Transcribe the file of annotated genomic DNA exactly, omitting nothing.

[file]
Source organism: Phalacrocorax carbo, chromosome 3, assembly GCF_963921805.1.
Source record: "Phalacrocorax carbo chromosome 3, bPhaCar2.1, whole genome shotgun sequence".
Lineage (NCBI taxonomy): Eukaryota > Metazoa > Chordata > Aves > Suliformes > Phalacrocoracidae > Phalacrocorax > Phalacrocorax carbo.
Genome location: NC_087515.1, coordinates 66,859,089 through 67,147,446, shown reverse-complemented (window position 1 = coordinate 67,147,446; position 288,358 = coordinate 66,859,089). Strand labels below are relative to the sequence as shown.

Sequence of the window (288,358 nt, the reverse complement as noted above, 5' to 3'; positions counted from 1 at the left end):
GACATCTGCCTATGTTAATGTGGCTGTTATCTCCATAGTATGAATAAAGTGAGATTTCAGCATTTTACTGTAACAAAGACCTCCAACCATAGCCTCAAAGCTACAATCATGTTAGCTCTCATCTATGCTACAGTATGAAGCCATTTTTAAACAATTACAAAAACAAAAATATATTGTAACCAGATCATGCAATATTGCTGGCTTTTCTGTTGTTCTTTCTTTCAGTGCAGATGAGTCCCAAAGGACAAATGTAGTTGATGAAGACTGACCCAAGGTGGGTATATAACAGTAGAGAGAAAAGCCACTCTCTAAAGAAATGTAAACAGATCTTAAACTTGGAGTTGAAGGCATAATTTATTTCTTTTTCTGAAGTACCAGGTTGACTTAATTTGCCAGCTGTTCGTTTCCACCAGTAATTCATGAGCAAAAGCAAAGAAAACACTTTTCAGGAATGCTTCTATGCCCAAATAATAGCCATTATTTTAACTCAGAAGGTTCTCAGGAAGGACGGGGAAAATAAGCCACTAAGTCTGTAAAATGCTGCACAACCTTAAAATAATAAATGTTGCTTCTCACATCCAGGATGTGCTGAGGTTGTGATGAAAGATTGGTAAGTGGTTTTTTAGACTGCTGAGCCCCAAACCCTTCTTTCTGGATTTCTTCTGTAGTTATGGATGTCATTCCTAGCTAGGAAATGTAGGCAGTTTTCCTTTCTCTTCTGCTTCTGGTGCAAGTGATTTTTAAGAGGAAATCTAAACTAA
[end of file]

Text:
Source organism: Phalacrocorax carbo, chromosome 3, assembly GCF_963921805.1.
Source record: "Phalacrocorax carbo chromosome 3, bPhaCar2.1, whole genome shotgun sequence".
Lineage (NCBI taxonomy): Eukaryota > Metazoa > Chordata > Aves > Suliformes > Phalacrocoracidae > Phalacrocorax > Phalacrocorax carbo.
Genome location: NC_087515.1, coordinates 66,859,089 through 67,147,446, shown reverse-complemented (window position 1 = coordinate 67,147,446; position 288,358 = coordinate 66,859,089). Strand labels below are relative to the sequence as shown.

Sequence of the window (288,358 nt, the reverse complement as noted above, 5' to 3'; positions counted from 1 at the left end):
GACATCTGCCTATGTTAATGTGGCTGTTATCTCCATAGTATGAATAAAGTGAGATTTCAGCATTTTACTGTAACAAAGACCTCCAACCATAGCCTCAAAGCTACAATCATGTTAGCTCTCATCTATGCTACAGTATGAAGCCATTTTTAAACAATTACAAAAACAAAAATATATTGTAACCAGATCATGCAATATTGCTGGCTTTTCTGTTGTTCTTTCTTTCAGTGCAGATGAGTCCCAAAGGACAAATGTAGTTGATGAAGACTGACCCAAGGTGGGTATATAACAGTAGAGAGAAAAGCCACTCTCTAAAGAAATGTAAACAGATCTTAAACTTGGAGTTGAAGGCATAATTTATTTCTTTTTCTGAAGTACCAGGTTGACTTAATTTGCCAGCTGTTCGTTTCCACCAGTAATTCATGAGCAAAAGCAAAGAAAACACTTTTCAGGAATGCTTCTATGCCCAAATAATAGCCATTATTTTAACTCAGAAGGTTCTCAGGAAGGACGGGGAAAATAAGCCACTAAGTCTGTAAAATGCTGCACAACCTTAAAATAATAAATGTTGCTTCTCACATCCAGGATGTGCTGAGGTTGTGATGAAAGATTGGTAAGTGGTTTTTTAGACTGCTGAGCCCCAAACCCTTCTTTCTGGATTTCTTCTGTAGTTATGGATGTCATTCCTAGCTAGGAAATGTAGGCAGTTTTCCTTTCTCTTCTGCTTCTGGTGCAAGTGATTTTTAAGAGGAAATCTAAACTAA